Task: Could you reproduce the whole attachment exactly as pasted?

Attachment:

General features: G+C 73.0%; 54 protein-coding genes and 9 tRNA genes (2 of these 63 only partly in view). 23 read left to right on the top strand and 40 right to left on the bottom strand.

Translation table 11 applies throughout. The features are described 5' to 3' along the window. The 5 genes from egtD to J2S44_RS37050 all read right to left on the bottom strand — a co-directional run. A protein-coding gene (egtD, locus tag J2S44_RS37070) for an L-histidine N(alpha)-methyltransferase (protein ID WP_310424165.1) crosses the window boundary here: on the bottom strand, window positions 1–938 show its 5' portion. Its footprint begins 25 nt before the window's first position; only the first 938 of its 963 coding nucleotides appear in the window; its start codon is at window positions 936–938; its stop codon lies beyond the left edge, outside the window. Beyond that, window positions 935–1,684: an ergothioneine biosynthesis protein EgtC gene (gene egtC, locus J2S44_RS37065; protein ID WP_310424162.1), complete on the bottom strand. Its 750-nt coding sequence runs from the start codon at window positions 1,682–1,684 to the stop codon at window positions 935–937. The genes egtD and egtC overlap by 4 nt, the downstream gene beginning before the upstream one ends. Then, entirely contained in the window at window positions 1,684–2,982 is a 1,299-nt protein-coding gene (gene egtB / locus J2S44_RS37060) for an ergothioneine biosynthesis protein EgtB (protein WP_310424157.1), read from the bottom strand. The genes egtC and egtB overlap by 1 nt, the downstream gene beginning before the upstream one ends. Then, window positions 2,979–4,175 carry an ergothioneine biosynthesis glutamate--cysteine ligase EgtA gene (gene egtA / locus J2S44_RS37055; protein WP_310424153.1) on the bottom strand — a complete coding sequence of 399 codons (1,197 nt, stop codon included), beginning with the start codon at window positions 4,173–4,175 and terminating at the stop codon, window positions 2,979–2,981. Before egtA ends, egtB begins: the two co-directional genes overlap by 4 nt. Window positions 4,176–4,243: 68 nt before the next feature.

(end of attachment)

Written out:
General features: G+C 73.0%; 54 protein-coding genes and 9 tRNA genes (2 of these 63 only partly in view). 23 read left to right on the top strand and 40 right to left on the bottom strand.

Translation table 11 applies throughout. The features are described 5' to 3' along the window. The 5 genes from egtD to J2S44_RS37050 all read right to left on the bottom strand — a co-directional run. A protein-coding gene (egtD, locus tag J2S44_RS37070) for an L-histidine N(alpha)-methyltransferase (protein ID WP_310424165.1) crosses the window boundary here: on the bottom strand, window positions 1–938 show its 5' portion. Its footprint begins 25 nt before the window's first position; only the first 938 of its 963 coding nucleotides appear in the window; its start codon is at window positions 936–938; its stop codon lies beyond the left edge, outside the window. Beyond that, window positions 935–1,684: an ergothioneine biosynthesis protein EgtC gene (gene egtC, locus J2S44_RS37065; protein ID WP_310424162.1), complete on the bottom strand. Its 750-nt coding sequence runs from the start codon at window positions 1,682–1,684 to the stop codon at window positions 935–937. The genes egtD and egtC overlap by 4 nt, the downstream gene beginning before the upstream one ends. Then, entirely contained in the window at window positions 1,684–2,982 is a 1,299-nt protein-coding gene (gene egtB / locus J2S44_RS37060) for an ergothioneine biosynthesis protein EgtB (protein WP_310424157.1), read from the bottom strand. The genes egtC and egtB overlap by 1 nt, the downstream gene beginning before the upstream one ends. Then, window positions 2,979–4,175 carry an ergothioneine biosynthesis glutamate--cysteine ligase EgtA gene (gene egtA / locus J2S44_RS37055; protein WP_310424153.1) on the bottom strand — a complete coding sequence of 399 codons (1,197 nt, stop codon included), beginning with the start codon at window positions 4,173–4,175 and terminating at the stop codon, window positions 2,979–2,981. Before egtA ends, egtB begins: the two co-directional genes overlap by 4 nt. Window positions 4,176–4,243: 68 nt before the next feature.